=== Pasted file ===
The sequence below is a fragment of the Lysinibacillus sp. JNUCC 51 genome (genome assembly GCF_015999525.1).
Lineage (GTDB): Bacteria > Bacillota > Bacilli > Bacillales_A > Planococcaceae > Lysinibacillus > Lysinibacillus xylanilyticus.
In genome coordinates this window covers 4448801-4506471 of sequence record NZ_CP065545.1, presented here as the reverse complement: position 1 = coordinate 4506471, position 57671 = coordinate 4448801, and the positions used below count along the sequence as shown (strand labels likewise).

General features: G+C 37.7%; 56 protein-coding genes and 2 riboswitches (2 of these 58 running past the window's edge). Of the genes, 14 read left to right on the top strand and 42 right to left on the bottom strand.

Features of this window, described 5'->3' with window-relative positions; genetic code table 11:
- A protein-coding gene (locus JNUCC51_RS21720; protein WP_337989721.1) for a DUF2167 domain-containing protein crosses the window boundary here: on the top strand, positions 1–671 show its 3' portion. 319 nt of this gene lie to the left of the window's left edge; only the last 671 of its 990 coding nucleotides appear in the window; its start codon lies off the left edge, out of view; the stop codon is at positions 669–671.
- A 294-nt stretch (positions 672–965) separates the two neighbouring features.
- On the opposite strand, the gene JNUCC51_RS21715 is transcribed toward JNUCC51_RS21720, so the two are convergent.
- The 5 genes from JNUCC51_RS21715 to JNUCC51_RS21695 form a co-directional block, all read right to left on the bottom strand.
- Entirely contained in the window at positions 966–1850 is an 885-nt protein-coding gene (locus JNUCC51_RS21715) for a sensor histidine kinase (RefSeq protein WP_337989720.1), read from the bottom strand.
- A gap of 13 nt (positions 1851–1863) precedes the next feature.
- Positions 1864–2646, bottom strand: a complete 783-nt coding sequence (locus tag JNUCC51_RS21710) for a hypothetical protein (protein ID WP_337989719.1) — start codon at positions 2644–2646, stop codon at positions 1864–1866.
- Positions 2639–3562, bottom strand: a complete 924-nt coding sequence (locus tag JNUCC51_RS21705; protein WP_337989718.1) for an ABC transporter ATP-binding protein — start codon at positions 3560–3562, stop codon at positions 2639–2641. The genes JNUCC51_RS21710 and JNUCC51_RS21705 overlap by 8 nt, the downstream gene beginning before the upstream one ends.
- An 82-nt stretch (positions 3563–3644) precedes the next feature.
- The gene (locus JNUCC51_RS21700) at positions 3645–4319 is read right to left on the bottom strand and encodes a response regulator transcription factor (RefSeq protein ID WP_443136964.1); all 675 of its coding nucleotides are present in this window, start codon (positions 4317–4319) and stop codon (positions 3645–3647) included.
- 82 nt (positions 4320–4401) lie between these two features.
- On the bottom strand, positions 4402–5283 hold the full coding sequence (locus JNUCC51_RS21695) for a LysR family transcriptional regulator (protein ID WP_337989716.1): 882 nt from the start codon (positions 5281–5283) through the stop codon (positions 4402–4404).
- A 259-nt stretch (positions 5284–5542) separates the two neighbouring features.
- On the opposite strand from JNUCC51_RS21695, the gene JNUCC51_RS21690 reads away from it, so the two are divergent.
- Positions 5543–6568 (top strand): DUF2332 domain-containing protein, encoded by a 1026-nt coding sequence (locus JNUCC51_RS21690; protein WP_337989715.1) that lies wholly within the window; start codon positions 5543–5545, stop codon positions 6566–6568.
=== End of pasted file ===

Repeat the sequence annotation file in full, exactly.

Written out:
The sequence below is a fragment of the Lysinibacillus sp. JNUCC 51 genome (genome assembly GCF_015999525.1).
Lineage (GTDB): Bacteria > Bacillota > Bacilli > Bacillales_A > Planococcaceae > Lysinibacillus > Lysinibacillus xylanilyticus.
In genome coordinates this window covers 4448801-4506471 of sequence record NZ_CP065545.1, presented here as the reverse complement: position 1 = coordinate 4506471, position 57671 = coordinate 4448801, and the positions used below count along the sequence as shown (strand labels likewise).

General features: G+C 37.7%; 56 protein-coding genes and 2 riboswitches (2 of these 58 running past the window's edge). Of the genes, 14 read left to right on the top strand and 42 right to left on the bottom strand.

Features of this window, described 5'->3' with window-relative positions; genetic code table 11:
- A protein-coding gene (locus JNUCC51_RS21720; protein WP_337989721.1) for a DUF2167 domain-containing protein crosses the window boundary here: on the top strand, positions 1–671 show its 3' portion. 319 nt of this gene lie to the left of the window's left edge; only the last 671 of its 990 coding nucleotides appear in the window; its start codon lies off the left edge, out of view; the stop codon is at positions 669–671.
- A 294-nt stretch (positions 672–965) separates the two neighbouring features.
- On the opposite strand, the gene JNUCC51_RS21715 is transcribed toward JNUCC51_RS21720, so the two are convergent.
- The 5 genes from JNUCC51_RS21715 to JNUCC51_RS21695 form a co-directional block, all read right to left on the bottom strand.
- Entirely contained in the window at positions 966–1850 is an 885-nt protein-coding gene (locus JNUCC51_RS21715) for a sensor histidine kinase (RefSeq protein WP_337989720.1), read from the bottom strand.
- A gap of 13 nt (positions 1851–1863) precedes the next feature.
- Positions 1864–2646, bottom strand: a complete 783-nt coding sequence (locus tag JNUCC51_RS21710) for a hypothetical protein (protein ID WP_337989719.1) — start codon at positions 2644–2646, stop codon at positions 1864–1866.
- Positions 2639–3562, bottom strand: a complete 924-nt coding sequence (locus tag JNUCC51_RS21705; protein WP_337989718.1) for an ABC transporter ATP-binding protein — start codon at positions 3560–3562, stop codon at positions 2639–2641. The genes JNUCC51_RS21710 and JNUCC51_RS21705 overlap by 8 nt, the downstream gene beginning before the upstream one ends.
- An 82-nt stretch (positions 3563–3644) precedes the next feature.
- The gene (locus JNUCC51_RS21700) at positions 3645–4319 is read right to left on the bottom strand and encodes a response regulator transcription factor (RefSeq protein ID WP_443136964.1); all 675 of its coding nucleotides are present in this window, start codon (positions 4317–4319) and stop codon (positions 3645–3647) included.
- 82 nt (positions 4320–4401) lie between these two features.
- On the bottom strand, positions 4402–5283 hold the full coding sequence (locus JNUCC51_RS21695) for a LysR family transcriptional regulator (protein ID WP_337989716.1): 882 nt from the start codon (positions 5281–5283) through the stop codon (positions 4402–4404).
- A 259-nt stretch (positions 5284–5542) separates the two neighbouring features.
- On the opposite strand from JNUCC51_RS21695, the gene JNUCC51_RS21690 reads away from it, so the two are divergent.
- Positions 5543–6568 (top strand): DUF2332 domain-containing protein, encoded by a 1026-nt coding sequence (locus JNUCC51_RS21690; protein WP_337989715.1) that lies wholly within the window; start codon positions 5543–5545, stop codon positions 6566–6568.